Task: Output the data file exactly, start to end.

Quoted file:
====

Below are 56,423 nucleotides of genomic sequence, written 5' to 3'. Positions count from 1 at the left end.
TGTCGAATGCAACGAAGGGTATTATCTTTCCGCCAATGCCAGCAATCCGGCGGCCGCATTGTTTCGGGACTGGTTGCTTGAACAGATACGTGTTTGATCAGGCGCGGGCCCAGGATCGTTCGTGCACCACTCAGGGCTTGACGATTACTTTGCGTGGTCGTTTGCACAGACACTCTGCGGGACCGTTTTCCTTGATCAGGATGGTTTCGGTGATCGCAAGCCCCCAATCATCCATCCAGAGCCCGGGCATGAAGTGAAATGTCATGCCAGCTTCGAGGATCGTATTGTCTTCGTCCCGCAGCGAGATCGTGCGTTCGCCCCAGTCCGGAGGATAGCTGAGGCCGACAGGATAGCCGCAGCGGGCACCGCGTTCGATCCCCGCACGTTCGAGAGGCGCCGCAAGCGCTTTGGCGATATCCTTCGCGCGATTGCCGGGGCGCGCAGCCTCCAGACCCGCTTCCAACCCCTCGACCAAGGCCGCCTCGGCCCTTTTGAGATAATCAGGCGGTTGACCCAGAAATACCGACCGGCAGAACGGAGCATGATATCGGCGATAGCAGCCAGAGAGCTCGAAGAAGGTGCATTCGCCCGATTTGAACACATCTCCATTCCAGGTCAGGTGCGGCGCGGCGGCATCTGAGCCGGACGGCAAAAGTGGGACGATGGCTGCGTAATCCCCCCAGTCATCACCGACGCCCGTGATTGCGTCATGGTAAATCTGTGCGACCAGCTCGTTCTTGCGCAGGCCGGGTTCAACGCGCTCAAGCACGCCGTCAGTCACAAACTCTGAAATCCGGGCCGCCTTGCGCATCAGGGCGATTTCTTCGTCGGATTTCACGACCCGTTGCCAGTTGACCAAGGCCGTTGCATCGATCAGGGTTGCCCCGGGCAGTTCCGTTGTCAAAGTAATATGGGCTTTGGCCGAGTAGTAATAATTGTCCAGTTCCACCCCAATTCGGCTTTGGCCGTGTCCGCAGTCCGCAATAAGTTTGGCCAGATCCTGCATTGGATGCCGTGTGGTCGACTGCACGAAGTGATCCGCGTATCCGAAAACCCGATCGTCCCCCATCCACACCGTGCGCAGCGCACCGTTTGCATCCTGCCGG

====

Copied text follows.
Below are 56,423 nucleotides of genomic sequence, written 5' to 3'. Positions count from 1 at the left end.
TGTCGAATGCAACGAAGGGTATTATCTTTCCGCCAATGCCAGCAATCCGGCGGCCGCATTGTTTCGGGACTGGTTGCTTGAACAGATACGTGTTTGATCAGGCGCGGGCCCAGGATCGTTCGTGCACCACTCAGGGCTTGACGATTACTTTGCGTGGTCGTTTGCACAGACACTCTGCGGGACCGTTTTCCTTGATCAGGATGGTTTCGGTGATCGCAAGCCCCCAATCATCCATCCAGAGCCCGGGCATGAAGTGAAATGTCATGCCAGCTTCGAGGATCGTATTGTCTTCGTCCCGCAGCGAGATCGTGCGTTCGCCCCAGTCCGGAGGATAGCTGAGGCCGACAGGATAGCCGCAGCGGGCACCGCGTTCGATCCCCGCACGTTCGAGAGGCGCCGCAAGCGCTTTGGCGATATCCTTCGCGCGATTGCCGGGGCGCGCAGCCTCCAGACCCGCTTCCAACCCCTCGACCAAGGCCGCCTCGGCCCTTTTGAGATAATCAGGCGGTTGACCCAGAAATACCGACCGGCAGAACGGAGCATGATATCGGCGATAGCAGCCAGAGAGCTCGAAGAAGGTGCATTCGCCCGATTTGAACACATCTCCATTCCAGGTCAGGTGCGGCGCGGCGGCATCTGAGCCGGACGGCAAAAGTGGGACGATGGCTGCGTAATCCCCCCAGTCATCACCGACGCCCGTGATTGCGTCATGGTAAATCTGTGCGACCAGCTCGTTCTTGCGCAGGCCGGGTTCAACGCGCTCAAGCACGCCGTCAGTCACAAACTCTGAAATCCGGGCCGCCTTGCGCATCAGGGCGATTTCTTCGTCGGATTTCACGACCCGTTGCCAGTTGACCAAGGCCGTTGCATCGATCAGGGTTGCCCCGGGCAGTTCCGTTGTCAAAGTAATATGGGCTTTGGCCGAGTAGTAATAATTGTCCAGTTCCACCCCAATTCGGCTTTGGCCGTGTCCGCAGTCCGCAATAAGTTTGGCCAGATCCTGCATTGGATGCCGTGTGGTCGACTGCACGAAGTGATCCGCGTATCCGAAAACCCGATCGTCCCCCATCCACACCGTGCGCAGCGCACCGTTTGCATCCTGCCGG